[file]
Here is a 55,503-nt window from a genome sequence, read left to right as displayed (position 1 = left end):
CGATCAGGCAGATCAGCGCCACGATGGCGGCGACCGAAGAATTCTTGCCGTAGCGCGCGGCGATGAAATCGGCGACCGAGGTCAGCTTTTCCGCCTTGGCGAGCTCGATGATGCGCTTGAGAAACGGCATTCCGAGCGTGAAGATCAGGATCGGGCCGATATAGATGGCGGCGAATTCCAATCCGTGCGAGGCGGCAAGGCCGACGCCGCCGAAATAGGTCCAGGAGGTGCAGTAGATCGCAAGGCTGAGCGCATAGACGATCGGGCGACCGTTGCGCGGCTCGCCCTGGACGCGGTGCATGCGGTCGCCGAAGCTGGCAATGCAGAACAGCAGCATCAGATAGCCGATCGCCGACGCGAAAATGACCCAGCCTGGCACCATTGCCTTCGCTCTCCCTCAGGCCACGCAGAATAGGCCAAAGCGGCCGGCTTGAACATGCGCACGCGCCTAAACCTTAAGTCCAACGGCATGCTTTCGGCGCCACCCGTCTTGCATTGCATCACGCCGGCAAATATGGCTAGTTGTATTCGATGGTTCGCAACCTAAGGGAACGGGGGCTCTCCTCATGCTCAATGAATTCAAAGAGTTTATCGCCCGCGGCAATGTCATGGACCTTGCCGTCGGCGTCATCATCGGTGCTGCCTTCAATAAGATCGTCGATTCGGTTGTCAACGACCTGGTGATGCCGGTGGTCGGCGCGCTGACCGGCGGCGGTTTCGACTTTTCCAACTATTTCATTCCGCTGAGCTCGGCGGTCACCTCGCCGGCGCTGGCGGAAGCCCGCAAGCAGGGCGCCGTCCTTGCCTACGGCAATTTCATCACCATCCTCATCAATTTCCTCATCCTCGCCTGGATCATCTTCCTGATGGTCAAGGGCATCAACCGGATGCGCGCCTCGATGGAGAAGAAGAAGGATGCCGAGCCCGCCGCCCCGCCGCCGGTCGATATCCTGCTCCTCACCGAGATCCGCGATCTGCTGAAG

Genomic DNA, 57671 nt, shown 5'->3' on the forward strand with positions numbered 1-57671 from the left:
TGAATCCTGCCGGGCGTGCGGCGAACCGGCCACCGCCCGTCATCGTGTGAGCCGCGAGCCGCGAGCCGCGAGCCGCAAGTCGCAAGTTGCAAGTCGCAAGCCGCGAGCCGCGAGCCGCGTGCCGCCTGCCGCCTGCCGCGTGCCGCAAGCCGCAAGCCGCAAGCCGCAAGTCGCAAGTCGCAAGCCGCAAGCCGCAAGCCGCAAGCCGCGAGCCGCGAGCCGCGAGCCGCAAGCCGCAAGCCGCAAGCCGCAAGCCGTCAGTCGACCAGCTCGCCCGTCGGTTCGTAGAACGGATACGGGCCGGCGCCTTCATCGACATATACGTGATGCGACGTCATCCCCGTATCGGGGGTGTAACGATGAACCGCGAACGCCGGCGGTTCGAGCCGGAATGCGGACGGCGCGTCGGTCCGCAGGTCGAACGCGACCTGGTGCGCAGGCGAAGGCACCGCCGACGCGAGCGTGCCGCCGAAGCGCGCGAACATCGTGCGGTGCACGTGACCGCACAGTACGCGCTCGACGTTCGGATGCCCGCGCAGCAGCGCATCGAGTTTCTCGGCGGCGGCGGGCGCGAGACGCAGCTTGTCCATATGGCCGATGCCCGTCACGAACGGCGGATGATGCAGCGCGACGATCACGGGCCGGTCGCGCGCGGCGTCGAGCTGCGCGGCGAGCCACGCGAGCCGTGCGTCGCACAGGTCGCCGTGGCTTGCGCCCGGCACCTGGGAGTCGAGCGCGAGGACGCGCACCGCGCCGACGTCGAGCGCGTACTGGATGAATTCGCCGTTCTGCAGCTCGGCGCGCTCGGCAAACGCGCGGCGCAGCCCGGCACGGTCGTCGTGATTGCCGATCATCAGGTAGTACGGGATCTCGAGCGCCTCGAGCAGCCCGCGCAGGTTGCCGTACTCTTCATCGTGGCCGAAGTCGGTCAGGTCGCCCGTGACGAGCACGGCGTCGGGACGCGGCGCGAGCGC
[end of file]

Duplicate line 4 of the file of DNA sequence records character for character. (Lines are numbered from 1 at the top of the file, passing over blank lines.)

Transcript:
TGAATCCTGCCGGGCGTGCGGCGAACCGGCCACCGCCCGTCATCGTGTGAGCCGCGAGCCGCGAGCCGCGAGCCGCAAGTCGCAAGTTGCAAGTCGCAAGCCGCGAGCCGCGAGCCGCGTGCCGCCTGCCGCCTGCCGCGTGCCGCAAGCCGCAAGCCGCAAGCCGCAAGTCGCAAGTCGCAAGCCGCAAGCCGCAAGCCGCAAGCCGCGAGCCGCGAGCCGCGAGCCGCAAGCCGCAAGCCGCAAGCCGCAAGCCGTCAGTCGACCAGCTCGCCCGTCGGTTCGTAGAACGGATACGGGCCGGCGCCTTCATCGACATATACGTGATGCGACGTCATCCCCGTATCGGGGGTGTAACGATGAACCGCGAACGCCGGCGGTTCGAGCCGGAATGCGGACGGCGCGTCGGTCCGCAGGTCGAACGCGACCTGGTGCGCAGGCGAAGGCACCGCCGACGCGAGCGTGCCGCCGAAGCGCGCGAACATCGTGCGGTGCACGTGACCGCACAGTACGCGCTCGACGTTCGGATGCCCGCGCAGCAGCGCATCGAGTTTCTCGGCGGCGGCGGGCGCGAGACGCAGCTTGTCCATATGGCCGATGCCCGTCACGAACGGCGGATGATGCAGCGCGACGATCACGGGCCGGTCGCGCGCGGCGTCGAGCTGCGCGGCGAGCCACGCGAGCCGTGCGTCGCACAGGTCGCCGTGGCTTGCGCCCGGCACCTGGGAGTCGAGCGCGAGGACGCGCACCGCGCCGACGTCGAGCGCGTACTGGATGAATTCGCCGTTCTGCAGCTCGGCGCGCTCGGCAAACGCGCGGCGCAGCCCGGCACGGTCGTCGTGATTGCCGATCATCAGGTAGTACGGGATCTCGAGCGCCTCGAGCAGCCCGCGCAGGTTGCCGTACTCTTCATCGTGGCCGAAGTCGGTCAGGTCGCCCGTGACGAGCACGGCGTCGGGACGCGGCGCGAGCGC